YOUR CAREER IN U.N.I.T.
by Brigadier Alistair Gordon Lethbridge-Stewart (retired)
U.N.I.T. first saw action four years after these events, when we were invaded by beings called the Cybermen, deadly combinations of man and machine determined to transform us all into Cybermen like them. They were assisted by traitors who sought to help them for their own gain and thirst for power. Thanks in large part to U.N.I.T.'s efforts, the invasion was thwarted and the Earth was once again safe...for now.
Over the years that followed, Earth faced numerous further attacks from the terrifying plastic Autons, the reptilian Silurians, and many more. Each time we have prevailed, and the population at large has been none the wiser. To quote George Orwell, "we sleep at night because rough men stand ready to do violence on our behalf." This is where U.N.I.T. comes in.
At the top of our command structure are officers. The current commanding officer of U.N.I.T. UK is Brigadier Charles Crichton, a man I know personally and an able successor. Under his leadership are officers of lower ranks: colonels, lieutenant colonels, majors, captains, and lieutenants. With increased rank comes increased responsibility, and much will be demanded of you as you rise in rank. You will be called upon to make critical decisions that could affect the safety of our entire planet. If you are a commissioned officer in one of the armed services and feel you are up to the task, you may want to consider requesting a transfer to U.N.I.T. UK.
Soldiers are the backbone of U.N.I.T., making up the bulk of our personnel. Soldiers are trained to fight and are often in the front lines in our effort to protect our planet. However, keep in mind that many alien menaces are immune to bullets, so soldiers will need to think fast on their feet. While you may start out as a lowly private, promotional opportunities abound, especially when those above you fall in the line of duty. Noncommissioned officers such as corporals and sergeants have command over squads of soldiers, giving them a taste of increased responsibility. NCOs will have plenty of chances to serve with distinction, such as the legendary Regimental Sergeant Major Benton.
SInce its inception, U.N.I.T. has been on the cutting edge of science and technology, and we have long employed scientists in various capacities. Early on we established the post of Scientific Advisor, which has been filled by such luminaries as Dr. Elizabeth Shaw, Dr. John Smith, and our new Scientific Advisor Dr. Valerie Kirby. Do not underestimate Dr. Kirby because of her youth; she is a genius of the first order and a brilliant geneticist. What she lacks in experience, she makes up for with her dedication and enthusiasm. Before being promoted, she served as assistant to the previous Scientific Advisor, who left to pursue his own research and teaching goals. As such, there is now an opening for Dr. Kirby's new assistant. Perhaps you would be interested in applying for the position, or for one of the many other scientific jobs available.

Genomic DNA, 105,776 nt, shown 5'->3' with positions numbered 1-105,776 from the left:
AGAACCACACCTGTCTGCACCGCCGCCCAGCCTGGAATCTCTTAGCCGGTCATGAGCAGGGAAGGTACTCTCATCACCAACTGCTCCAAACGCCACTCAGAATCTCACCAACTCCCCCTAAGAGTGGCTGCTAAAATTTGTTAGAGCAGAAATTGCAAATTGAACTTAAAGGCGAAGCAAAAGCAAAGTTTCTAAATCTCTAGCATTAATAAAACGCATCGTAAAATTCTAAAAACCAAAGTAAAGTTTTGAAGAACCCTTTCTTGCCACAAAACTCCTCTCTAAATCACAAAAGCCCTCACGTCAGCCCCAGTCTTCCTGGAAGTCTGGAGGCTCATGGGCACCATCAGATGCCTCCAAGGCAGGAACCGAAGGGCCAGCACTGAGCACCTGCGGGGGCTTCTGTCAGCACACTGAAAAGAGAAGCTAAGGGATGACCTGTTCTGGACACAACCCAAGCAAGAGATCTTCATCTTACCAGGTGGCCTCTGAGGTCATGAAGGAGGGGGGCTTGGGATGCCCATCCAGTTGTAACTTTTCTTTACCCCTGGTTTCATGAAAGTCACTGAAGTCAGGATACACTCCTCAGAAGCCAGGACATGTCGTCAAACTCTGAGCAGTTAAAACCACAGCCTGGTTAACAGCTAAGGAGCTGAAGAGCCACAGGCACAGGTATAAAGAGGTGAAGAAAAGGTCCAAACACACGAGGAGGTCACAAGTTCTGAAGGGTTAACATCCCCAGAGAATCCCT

U.N.I.T. needs a large number of technicians for day to day operations, both to maintain our vehicles and equipment in working order and to assist our scientific staff in research and development. Engineers from a variety of disciplines as well as communications specialists are key personnel, and we simply could not get by without them.
Always at the forefront of modern technology, U.N.I.T. has plenty of computers, and we need people to program and use them. I never got used to the newfangled things myself, but the current generation seems much more attuned to them. While the computers that were around in my heyday often filled an entire room, there are now computers that can actually fit on your desktop without skimping on processing power.
U.N.I.T. has several aircraft at its disposal, including helicopters, airplanes, and even the odd experimental hovercraft. With proper authorization, we can even call in air strikes. Quite a few pilots from the Royal Air Force have served with U.N.I.T.
U.N.I.T. has need of staff with medical knowhow, as it is not uncommon for our people to get injured in the field or for us to investigate outbreaks of strange diseases, not to mention analyzing alien specimens. Medical officers such as Dr. Harry Sullivan, who was seconded from the Royal Navy, have served with distinction.
U.N.I.T. employs a number of covert agents, though for obvious reasons we cannot divulge their identities. We offer courses on infiltration, lockpicking, escapology, and many other topics of use in espionage. These operatives are vital to U.N.I.T., as we are at our core an intelligence outfit.
There are plenty of other positions within U.N.I.T. if none of these is your cup of tea. We employ drivers, secretaries, public relations people, solicitors, and others. Whatever you do, there's a good chance we can use you for something. So why not apply to join U.N.I.T. today?
If you are happy with your current job, there is another possibility. U.N.I.T. maintains friendly relationships with outside freelancers. Though we do not employ them directly, they nonetheless work with us closely. Even members of the press, such as famed investigative journalist Sarah Jane Smith, have assisted U.N.I.T. in our endeavours. You can keep your day job and still do your bit to keep the planet safe!